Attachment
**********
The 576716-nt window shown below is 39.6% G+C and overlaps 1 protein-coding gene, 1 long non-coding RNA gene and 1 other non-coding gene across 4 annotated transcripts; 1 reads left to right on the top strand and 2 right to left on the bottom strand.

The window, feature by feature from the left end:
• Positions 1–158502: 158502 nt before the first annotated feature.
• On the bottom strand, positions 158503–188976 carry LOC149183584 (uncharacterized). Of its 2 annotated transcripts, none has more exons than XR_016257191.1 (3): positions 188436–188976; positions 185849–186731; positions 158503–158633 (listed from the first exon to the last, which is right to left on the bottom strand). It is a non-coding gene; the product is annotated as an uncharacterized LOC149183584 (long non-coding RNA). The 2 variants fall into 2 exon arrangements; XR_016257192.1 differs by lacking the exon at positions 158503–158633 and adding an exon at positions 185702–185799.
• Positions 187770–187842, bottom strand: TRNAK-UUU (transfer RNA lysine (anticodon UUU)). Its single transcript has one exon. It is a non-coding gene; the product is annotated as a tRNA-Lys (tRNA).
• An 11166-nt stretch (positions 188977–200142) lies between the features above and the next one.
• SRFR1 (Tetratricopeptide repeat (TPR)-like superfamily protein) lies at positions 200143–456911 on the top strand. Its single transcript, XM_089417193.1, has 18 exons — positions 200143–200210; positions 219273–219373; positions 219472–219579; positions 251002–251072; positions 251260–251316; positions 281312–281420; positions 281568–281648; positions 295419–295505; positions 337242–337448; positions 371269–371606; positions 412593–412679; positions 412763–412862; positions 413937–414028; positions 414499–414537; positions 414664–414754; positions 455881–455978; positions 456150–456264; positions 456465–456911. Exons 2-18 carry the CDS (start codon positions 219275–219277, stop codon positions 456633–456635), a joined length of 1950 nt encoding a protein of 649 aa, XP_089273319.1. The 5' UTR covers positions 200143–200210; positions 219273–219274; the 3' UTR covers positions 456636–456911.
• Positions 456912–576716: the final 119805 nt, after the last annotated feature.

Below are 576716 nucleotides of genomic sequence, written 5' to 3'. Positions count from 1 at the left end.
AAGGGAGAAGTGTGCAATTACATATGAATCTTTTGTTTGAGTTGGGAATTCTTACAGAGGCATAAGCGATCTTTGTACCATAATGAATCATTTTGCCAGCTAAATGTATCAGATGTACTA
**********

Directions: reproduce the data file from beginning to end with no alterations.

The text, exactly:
The 576716-nt window shown below is 39.6% G+C and overlaps 1 protein-coding gene, 1 long non-coding RNA gene and 1 other non-coding gene across 4 annotated transcripts; 1 reads left to right on the top strand and 2 right to left on the bottom strand.

The window, feature by feature from the left end:
• Positions 1–158502: 158502 nt before the first annotated feature.
• On the bottom strand, positions 158503–188976 carry LOC149183584 (uncharacterized). Of its 2 annotated transcripts, none has more exons than XR_016257191.1 (3): positions 188436–188976; positions 185849–186731; positions 158503–158633 (listed from the first exon to the last, which is right to left on the bottom strand). It is a non-coding gene; the product is annotated as an uncharacterized LOC149183584 (long non-coding RNA). The 2 variants fall into 2 exon arrangements; XR_016257192.1 differs by lacking the exon at positions 158503–158633 and adding an exon at positions 185702–185799.
• Positions 187770–187842, bottom strand: TRNAK-UUU (transfer RNA lysine (anticodon UUU)). Its single transcript has one exon. It is a non-coding gene; the product is annotated as a tRNA-Lys (tRNA).
• An 11166-nt stretch (positions 188977–200142) lies between the features above and the next one.
• SRFR1 (Tetratricopeptide repeat (TPR)-like superfamily protein) lies at positions 200143–456911 on the top strand. Its single transcript, XM_089417193.1, has 18 exons — positions 200143–200210; positions 219273–219373; positions 219472–219579; positions 251002–251072; positions 251260–251316; positions 281312–281420; positions 281568–281648; positions 295419–295505; positions 337242–337448; positions 371269–371606; positions 412593–412679; positions 412763–412862; positions 413937–414028; positions 414499–414537; positions 414664–414754; positions 455881–455978; positions 456150–456264; positions 456465–456911. Exons 2-18 carry the CDS (start codon positions 219275–219277, stop codon positions 456633–456635), a joined length of 1950 nt encoding a protein of 649 aa, XP_089273319.1. The 5' UTR covers positions 200143–200210; positions 219273–219274; the 3' UTR covers positions 456636–456911.
• Positions 456912–576716: the final 119805 nt, after the last annotated feature.

Below are 576716 nucleotides of genomic sequence, written 5' to 3'. Positions count from 1 at the left end.
AAGGGAGAAGTGTGCAATTACATATGAATCTTTTGTTTGAGTTGGGAATTCTTACAGAGGCATAAGCGATCTTTGTACCATAATGAATCATTTTGCCAGCTAAATGTATCAGATGTACTA